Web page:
Up-and-comer LaBeouf (Holes
) is a young actor to watch, but he’s had better opportunities than this teen thriller to show what he’s capable of. Resembling, without copying, the voyeuristic storyline of Hitchcock’s Rear Window
also brings to mind other techno-thrillers like Coppola’s The Conversation
or fear-of-neighbors comedies like Joe Dante’s The ’burbs
. In Disturbia
, LaBeouf plays Kale, a smart kid who winds up under house arrest for the summer because of an impulsive action, which is treated generously because of mitigating factors (his dad dies in an excellent precredits sequence). Mom (Moss) is always working, so Kale is generally home alone – and bored. Eventually, he discovers the indoor sport of spying on the neighbors through binoculars. This activity gets him up close and personal with the girl who just moved in next door (Roemer) and arouses his suspicions about the man who lives by himself (Morse) across the way. Nearly an hour of film time passes before anything suspenseful happens, which is way too long for us to remain primarily focused on teen lassitude. Once the commotion hits, it barrels ahead with an ugly forcefulness that reminds us that Ted Bundy, John Wayne Gacy, and the BTK killer were all also somebody’s neighbors. The always effective Morse is also underserved by Disturbia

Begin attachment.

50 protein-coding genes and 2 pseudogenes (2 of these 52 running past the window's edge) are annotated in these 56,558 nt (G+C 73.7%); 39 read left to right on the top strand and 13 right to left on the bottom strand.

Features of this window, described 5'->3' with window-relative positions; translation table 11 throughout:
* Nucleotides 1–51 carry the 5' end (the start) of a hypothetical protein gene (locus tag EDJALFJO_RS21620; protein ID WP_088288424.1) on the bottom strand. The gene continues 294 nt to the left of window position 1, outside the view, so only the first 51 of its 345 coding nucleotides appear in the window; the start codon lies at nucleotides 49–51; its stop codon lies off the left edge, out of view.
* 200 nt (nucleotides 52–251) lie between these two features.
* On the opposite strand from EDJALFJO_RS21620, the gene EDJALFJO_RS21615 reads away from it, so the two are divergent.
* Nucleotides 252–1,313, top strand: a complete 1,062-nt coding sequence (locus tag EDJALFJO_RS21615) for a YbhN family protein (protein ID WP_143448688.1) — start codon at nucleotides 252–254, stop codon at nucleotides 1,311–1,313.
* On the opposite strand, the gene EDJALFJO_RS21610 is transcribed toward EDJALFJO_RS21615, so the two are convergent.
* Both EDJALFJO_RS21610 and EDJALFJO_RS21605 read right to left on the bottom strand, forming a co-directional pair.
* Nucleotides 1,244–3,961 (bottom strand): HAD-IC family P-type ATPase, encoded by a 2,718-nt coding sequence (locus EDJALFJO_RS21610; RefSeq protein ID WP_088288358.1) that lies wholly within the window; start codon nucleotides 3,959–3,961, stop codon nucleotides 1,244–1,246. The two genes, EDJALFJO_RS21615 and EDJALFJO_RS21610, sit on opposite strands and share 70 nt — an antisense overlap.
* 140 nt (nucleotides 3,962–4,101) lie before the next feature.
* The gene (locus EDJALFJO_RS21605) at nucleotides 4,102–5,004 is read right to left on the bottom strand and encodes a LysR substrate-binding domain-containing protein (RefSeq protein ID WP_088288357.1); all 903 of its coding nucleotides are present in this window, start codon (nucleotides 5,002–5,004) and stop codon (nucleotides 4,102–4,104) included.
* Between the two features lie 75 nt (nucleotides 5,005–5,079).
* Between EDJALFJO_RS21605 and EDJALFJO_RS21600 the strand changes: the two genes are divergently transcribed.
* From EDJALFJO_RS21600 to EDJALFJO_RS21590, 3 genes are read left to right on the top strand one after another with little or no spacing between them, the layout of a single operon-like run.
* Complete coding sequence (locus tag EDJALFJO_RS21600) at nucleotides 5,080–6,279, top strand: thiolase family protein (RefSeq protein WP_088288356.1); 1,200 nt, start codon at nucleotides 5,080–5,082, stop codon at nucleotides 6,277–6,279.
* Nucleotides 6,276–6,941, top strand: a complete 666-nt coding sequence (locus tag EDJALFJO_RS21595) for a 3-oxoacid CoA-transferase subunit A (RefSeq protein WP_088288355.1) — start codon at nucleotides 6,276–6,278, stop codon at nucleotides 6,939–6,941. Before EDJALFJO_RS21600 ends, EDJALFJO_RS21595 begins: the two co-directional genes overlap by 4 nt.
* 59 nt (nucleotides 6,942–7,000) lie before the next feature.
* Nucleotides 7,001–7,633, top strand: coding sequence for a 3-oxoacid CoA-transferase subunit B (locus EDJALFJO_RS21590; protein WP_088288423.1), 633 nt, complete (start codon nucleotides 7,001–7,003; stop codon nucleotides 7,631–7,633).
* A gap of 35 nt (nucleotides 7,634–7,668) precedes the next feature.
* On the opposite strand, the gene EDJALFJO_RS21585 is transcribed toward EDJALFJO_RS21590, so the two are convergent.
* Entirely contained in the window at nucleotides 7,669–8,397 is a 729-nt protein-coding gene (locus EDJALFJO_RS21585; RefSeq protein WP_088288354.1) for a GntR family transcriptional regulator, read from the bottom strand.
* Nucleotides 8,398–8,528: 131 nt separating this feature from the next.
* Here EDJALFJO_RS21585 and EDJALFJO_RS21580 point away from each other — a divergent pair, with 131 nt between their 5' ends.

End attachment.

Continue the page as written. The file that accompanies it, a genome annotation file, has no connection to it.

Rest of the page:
’s script (by Christopher B. Landon and Carl Ellsworth), which requires little more of him than to walk a steady line between creepy and respectable. The one notable aspect of the story is the modern integration of desktop technology to unravel its tale. With computers, walkie-talkies, designer cell-phone rings, and the like, the film makes good use of the technology available at the average teen’s fingertips. No matter that some of the details don’t make sense if you stop to think about them. (A trimmer edit of the film might have helped forestall the appearance of nagging questions.) Disturbia
, which screened during SXSW, ultimately seems like something of a missed opportunity.